Normal view MARC view ISBD view

Exposure to interpersonal violence during pregnancy and Its association with women’s prenatal care utilization : a meta-analytic review Brittany Jamieson

By: Jamieson, Brittany.
Material type: materialTypeLabelArticleSeries: Trauma, Violence & Abuse.Publisher: Sage, 2018Subject(s): DOMESTIC VIOLENCE | EMERGENCY MEDICAL SERVICES | FAMILY VIOLENCE | HEALTH SERVICES | INTERVENTION | INTIMATE PARTNER VIOLENCE | PREGNANCY | REPRODUCTIVE HEALTH | SCREENING | SYSTEMATIC REVIEWS | YOUNG WOMENOnline resources: Read abstract In: Trauma, Violence & Abuse, 2018, Advance online publication, 15 October 2018Summary: Inadequate prenatal care utilization has been proposed as a mechanism between exposure to violence during pregnancy and adverse maternal and fetal obstetric outcomes. Adequate prenatal care is important for identifying and treating obstetric complications as they arise and connecting pregnant women to supports and interventions as needed. There is some evidence that pregnant women experiencing relational violence may delay or never enter prenatal care, though this association has not been systematically or quantitatively synthesized. The present meta-analysis investigates the relationship between interpersonal violence during pregnancy and inadequate prenatal care utilization across two dimensions: (1) no prenatal care during gestation (k = 9) and (2) delayed entry into prenatal care (k = 25). Studies were identified via comprehensive search of 9 social science and health-related databases and relevant reference lists. Studies were included if (1) participants were human, (2) violence occurred in the context of an interpersonal relationship, (3) abuse occurred during pregnancy (including abuse within 12 months before the time of assessment during pregnancy), (4) the study was empirical, peer-reviewed, and included quantitative data, (5) prenatal care utilization data were available, (6) they were in English, and (7) they were not part of an intervention study. Results from random-effects models found that women abused during pregnancy were more likely to never enter care (odds ratio [OR] = 2.62, 95% confidence interval [CI] = [1.55, 4.42]) or to delay care (OR = 1.81, 95% CI [1.48, 2.23]). Sociodemographic, abuse-related, and methodological factors emerged as moderators. Practice, policy, and research implications are discussed. (Author's abstract). Record #6031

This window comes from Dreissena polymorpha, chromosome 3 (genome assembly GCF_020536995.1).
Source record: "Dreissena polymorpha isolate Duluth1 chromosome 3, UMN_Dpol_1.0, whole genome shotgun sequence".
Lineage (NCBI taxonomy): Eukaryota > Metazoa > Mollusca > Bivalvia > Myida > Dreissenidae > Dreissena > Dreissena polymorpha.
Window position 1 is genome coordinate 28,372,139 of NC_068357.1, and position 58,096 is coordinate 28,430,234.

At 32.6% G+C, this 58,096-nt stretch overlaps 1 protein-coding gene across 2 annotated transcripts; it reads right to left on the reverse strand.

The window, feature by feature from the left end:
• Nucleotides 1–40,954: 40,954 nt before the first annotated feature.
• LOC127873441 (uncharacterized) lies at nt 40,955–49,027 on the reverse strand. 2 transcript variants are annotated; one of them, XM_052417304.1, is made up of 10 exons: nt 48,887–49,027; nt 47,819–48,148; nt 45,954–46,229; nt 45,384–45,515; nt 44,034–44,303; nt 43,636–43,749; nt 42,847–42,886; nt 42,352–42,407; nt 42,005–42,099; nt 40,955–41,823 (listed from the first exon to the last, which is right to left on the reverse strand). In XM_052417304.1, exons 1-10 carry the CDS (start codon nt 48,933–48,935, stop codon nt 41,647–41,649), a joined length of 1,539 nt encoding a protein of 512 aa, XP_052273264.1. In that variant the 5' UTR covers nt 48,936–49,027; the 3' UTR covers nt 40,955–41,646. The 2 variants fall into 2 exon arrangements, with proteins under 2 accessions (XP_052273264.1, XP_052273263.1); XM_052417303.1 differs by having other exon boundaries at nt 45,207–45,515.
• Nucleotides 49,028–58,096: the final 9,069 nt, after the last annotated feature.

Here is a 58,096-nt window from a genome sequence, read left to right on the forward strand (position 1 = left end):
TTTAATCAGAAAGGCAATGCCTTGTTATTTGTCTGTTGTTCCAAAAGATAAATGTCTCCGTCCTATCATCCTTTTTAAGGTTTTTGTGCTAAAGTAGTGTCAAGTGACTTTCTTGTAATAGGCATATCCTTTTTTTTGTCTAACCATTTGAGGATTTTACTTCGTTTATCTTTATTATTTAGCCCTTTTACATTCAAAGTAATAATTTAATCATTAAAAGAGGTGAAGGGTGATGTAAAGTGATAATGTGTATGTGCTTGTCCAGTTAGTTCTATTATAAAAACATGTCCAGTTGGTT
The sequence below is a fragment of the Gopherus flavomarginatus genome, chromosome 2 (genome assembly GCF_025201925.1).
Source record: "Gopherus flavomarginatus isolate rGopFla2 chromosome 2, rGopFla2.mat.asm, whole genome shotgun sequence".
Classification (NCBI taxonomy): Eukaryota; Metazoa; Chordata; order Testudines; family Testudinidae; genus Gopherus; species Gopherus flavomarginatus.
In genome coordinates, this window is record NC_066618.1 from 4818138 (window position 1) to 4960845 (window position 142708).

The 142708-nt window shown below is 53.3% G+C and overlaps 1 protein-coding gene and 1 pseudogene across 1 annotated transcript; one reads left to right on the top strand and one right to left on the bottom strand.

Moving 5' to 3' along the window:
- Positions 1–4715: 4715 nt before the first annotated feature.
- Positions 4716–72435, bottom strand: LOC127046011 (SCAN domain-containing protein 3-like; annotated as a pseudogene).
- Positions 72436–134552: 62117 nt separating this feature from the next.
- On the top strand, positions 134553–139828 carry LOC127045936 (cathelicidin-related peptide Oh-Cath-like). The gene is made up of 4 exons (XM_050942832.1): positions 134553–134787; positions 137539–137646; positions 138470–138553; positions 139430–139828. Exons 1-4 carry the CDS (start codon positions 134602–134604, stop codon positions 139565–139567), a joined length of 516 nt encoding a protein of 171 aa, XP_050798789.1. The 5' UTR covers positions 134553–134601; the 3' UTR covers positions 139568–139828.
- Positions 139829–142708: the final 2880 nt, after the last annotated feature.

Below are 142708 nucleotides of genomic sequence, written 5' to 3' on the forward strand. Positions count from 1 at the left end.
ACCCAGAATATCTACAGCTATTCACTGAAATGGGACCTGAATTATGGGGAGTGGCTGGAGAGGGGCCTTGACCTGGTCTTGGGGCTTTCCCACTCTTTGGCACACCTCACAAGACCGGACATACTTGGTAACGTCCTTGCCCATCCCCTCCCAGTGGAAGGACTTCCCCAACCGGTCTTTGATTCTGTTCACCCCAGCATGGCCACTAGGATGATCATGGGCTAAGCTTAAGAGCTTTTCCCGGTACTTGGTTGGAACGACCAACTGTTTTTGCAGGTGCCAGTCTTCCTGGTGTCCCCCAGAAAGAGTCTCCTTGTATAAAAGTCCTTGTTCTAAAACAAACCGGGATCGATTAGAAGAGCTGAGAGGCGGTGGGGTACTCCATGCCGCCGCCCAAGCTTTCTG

No physical items for this record

Trauma, Violence & Abuse, 2018, Advance online publication, 15 October 2018

Inadequate prenatal care utilization has been proposed as a mechanism between exposure to violence during pregnancy and adverse maternal and fetal obstetric outcomes. Adequate prenatal care is important for identifying and treating obstetric complications as they arise and connecting pregnant women to supports and interventions as needed. There is some evidence that pregnant women experiencing relational violence may delay or never enter prenatal care, though this association has not been systematically or quantitatively synthesized. The present meta-analysis investigates the relationship between interpersonal violence during pregnancy and inadequate prenatal care utilization across two dimensions: (1) no prenatal care during gestation (k = 9) and (2) delayed entry into prenatal care (k = 25). Studies were identified via comprehensive search of 9 social science and health-related databases and relevant reference lists. Studies were included if (1) participants were human, (2) violence occurred in the context of an interpersonal relationship, (3) abuse occurred during pregnancy (including abuse within 12 months before the time of assessment during pregnancy), (4) the study was empirical, peer-reviewed, and included quantitative data, (5) prenatal care utilization data were available, (6) they were in English, and (7) they were not part of an intervention study. Results from random-effects models found that women abused during pregnancy were more likely to never enter care (odds ratio [OR] = 2.62, 95% confidence interval [CI] = [1.55, 4.42]) or to delay care (OR = 1.81, 95% CI [1.48, 2.23]). Sociodemographic, abuse-related, and methodological factors emerged as moderators. Practice, policy, and research implications are discussed. (Author's abstract). Record #6031